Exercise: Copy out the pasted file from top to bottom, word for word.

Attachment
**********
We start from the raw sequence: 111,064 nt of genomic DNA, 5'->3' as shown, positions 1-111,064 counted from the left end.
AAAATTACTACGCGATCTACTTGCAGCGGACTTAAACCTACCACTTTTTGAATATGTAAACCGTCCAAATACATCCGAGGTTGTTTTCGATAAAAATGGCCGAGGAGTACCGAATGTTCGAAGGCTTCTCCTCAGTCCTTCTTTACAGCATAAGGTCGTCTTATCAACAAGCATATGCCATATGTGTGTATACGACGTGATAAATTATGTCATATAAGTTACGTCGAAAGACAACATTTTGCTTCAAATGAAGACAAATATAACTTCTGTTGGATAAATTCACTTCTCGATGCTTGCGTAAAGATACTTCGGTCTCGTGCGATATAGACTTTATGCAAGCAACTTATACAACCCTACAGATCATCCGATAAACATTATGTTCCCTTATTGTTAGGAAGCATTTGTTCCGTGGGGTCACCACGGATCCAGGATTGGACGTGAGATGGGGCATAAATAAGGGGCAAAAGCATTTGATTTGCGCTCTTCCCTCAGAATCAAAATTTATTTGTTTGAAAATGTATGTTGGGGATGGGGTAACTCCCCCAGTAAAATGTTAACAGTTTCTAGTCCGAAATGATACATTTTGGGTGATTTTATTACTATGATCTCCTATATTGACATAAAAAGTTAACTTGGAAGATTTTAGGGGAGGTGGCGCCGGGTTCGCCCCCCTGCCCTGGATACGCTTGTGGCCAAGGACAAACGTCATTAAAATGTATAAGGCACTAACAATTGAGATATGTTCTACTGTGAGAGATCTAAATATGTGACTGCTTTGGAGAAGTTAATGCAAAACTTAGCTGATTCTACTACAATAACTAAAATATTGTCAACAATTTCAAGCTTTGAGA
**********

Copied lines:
We start from the raw sequence: 111,064 nt of genomic DNA, 5'->3' as shown, positions 1-111,064 counted from the left end.
AAAATTACTACGCGATCTACTTGCAGCGGACTTAAACCTACCACTTTTTGAATATGTAAACCGTCCAAATACATCCGAGGTTGTTTTCGATAAAAATGGCCGAGGAGTACCGAATGTTCGAAGGCTTCTCCTCAGTCCTTCTTTACAGCATAAGGTCGTCTTATCAACAAGCATATGCCATATGTGTGTATACGACGTGATAAATTATGTCATATAAGTTACGTCGAAAGACAACATTTTGCTTCAAATGAAGACAAATATAACTTCTGTTGGATAAATTCACTTCTCGATGCTTGCGTAAAGATACTTCGGTCTCGTGCGATATAGACTTTATGCAAGCAACTTATACAACCCTACAGATCATCCGATAAACATTATGTTCCCTTATTGTTAGGAAGCATTTGTTCCGTGGGGTCACCACGGATCCAGGATTGGACGTGAGATGGGGCATAAATAAGGGGCAAAAGCATTTGATTTGCGCTCTTCCCTCAGAATCAAAATTTATTTGTTTGAAAATGTATGTTGGGGATGGGGTAACTCCCCCAGTAAAATGTTAACAGTTTCTAGTCCGAAATGATACATTTTGGGTGATTTTATTACTATGATCTCCTATATTGACATAAAAAGTTAACTTGGAAGATTTTAGGGGAGGTGGCGCCGGGTTCGCCCCCCTGCCCTGGATACGCTTGTGGCCAAGGACAAACGTCATTAAAATGTATAAGGCACTAACAATTGAGATATGTTCTACTGTGAGAGATCTAAATATGTGACTGCTTTGGAGAAGTTAATGCAAAACTTAGCTGATTCTACTACAATAACTAAAATATTGTCAACAATTTCAAGCTTTGAGA